0

TeX is not really good in calculating, so some packages and LuaTeX were developed. But none of these solutions offers symbolic/exact mathematics, so I have tried something like this:

% Plain TeX
\catcode`\@=11

% add 2 rational numbers, expandable macro
\def\@rational@add#1#2#3#4{%
    \ifnum\numexpr#2*#4 < \z@
      \expandafter\the\expandafter
        \numexpr\expanded{%
            (-#1*#4-#2*#3)/\expandafter\@gcd\expanded{%
                {\the\numexpr#1*#4+#2*#3\relax}{\the\numexpr#2*#4\relax}}}\relax
      /
      \expandafter\the\expandafter
        \numexpr\expanded{%
            (-#2*#4)/\expandafter\@gcd\expanded{%
                {\the\numexpr#1*#4+#2*#3\relax}{\the\numexpr#2*#4\relax}}}\relax
    \else
      \expandafter\the\expandafter
        \numexpr\expanded{%
            (#1*#4+#2*#3)/\expandafter\@gcd\expanded{%
                {\the\numexpr#1*#4+#2*#3\relax}{\the\numexpr#2*#4\relax}}}\relax
      /
      \expandafter\the\expandafter
        \numexpr\expanded{%
            (#2*#4)/\expandafter\@gcd\expanded{%
                {\the\numexpr#1*#4+#2*#3\relax}{\the\numexpr#2*#4\relax}}}\relax
    \fi}

% helper macros:
\def\@sgn@of@int#1{%
    \ifnum #1 = \z@
      0%
    \else
      \ifnum #1 > \z@ 1 \else -1 \fi
    \fi}
\def\@abs@of@int#1{\ifnum #1 < \z@ \the\numexpr-#1\relax \else \the\numexpr#1 \fi}
\def\@gcd#1#2{%
    \ifnum #2 = \z@
      \@abs@of@int{#1}%
    \else
      \expandafter\@gcd\expanded{{#2}{\the\numexpr #1-#2*(#1/#2)\relax}}
    \fi}

% example
$$ \@rational@add{89}{-24}{-55}{36} $$ prints -377/72 as expected

\bye

But writing \@rational@add and similar macros all the time ... :( Some packages are able to parse somthing like 3/4 + 1/3 * ... and transform it into the right macros. But I don't understand how they do it. Can someone help me?

My dream would be writing somthing like \mathexpr 8^(1/2) + 32^(1/2) which typesets 6 \sqrt2. I don't know if this is possible in TeX or LuaTeX.

12
2

As the comments above indicate, the sagetex package is worth looking into.

\documentclass{article}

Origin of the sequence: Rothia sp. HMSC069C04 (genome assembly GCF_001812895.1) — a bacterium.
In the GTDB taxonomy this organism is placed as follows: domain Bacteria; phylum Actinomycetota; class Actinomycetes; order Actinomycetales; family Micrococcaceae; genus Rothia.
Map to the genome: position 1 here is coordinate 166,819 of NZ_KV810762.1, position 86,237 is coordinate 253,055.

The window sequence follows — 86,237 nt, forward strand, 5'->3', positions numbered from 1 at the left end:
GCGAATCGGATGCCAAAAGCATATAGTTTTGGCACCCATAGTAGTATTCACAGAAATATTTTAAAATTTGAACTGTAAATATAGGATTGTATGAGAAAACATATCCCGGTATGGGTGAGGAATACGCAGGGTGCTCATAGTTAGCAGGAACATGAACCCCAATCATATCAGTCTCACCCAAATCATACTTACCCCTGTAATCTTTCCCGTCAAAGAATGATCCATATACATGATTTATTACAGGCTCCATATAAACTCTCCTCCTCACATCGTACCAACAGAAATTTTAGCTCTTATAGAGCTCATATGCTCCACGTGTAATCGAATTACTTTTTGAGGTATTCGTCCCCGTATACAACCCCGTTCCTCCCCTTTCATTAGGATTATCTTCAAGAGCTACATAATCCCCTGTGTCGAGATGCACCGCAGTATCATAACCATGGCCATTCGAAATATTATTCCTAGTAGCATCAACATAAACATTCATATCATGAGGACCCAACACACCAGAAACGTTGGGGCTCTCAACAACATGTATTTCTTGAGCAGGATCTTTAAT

\usepackage{sagetex,amsmath}
\begin{document}
Is your dream to write:
$8^{1/2} + 32^{1/2}= \sage{8^(1/2)+32^(1/2)}$
or $\sage{8^(1/2)}+\sage{32^(1/2)}=\sage{8^(1/2)+32^(1/2)}$?
\end{document}

Gives the output: enter image description here

No difficult coding required. The sagetex package uses the computer algebra system SAGE which is not part of your LaTeX installation. That means either SAGE should be installed on your machine or you access it using a free Cocalc account. Since installation of SAGE can be tricky for some computers, I'd recommend opening a Cocalc account. Search this site for numerous posts showing what can be done.

4
  • How is CoCalc relevant here? – fractal Apr 27 '20 at 14:09
  • I've edited my explanation to answer your question. – DJP Apr 27 '20 at 14:15
  • Thanks. I will have a look on this package. Maybe it is possible to adapt it to Plain TeX. – Weißer Kater Apr 27 '20 at 14:41
  • From here, "You can choose between PDF Latex, XeLaTeX or LuaTeX." and the link for LuaTex says, "LuaTeX is an extended version of pdfTeX using Lua as an embedded scripting language". – DJP Apr 27 '20 at 15:34

Your Answer

By clicking “Post Your Answer”, you agree to our terms of service, privacy policy and cookie policy

Not the answer you're looking for? Browse other questions tagged or ask your own question.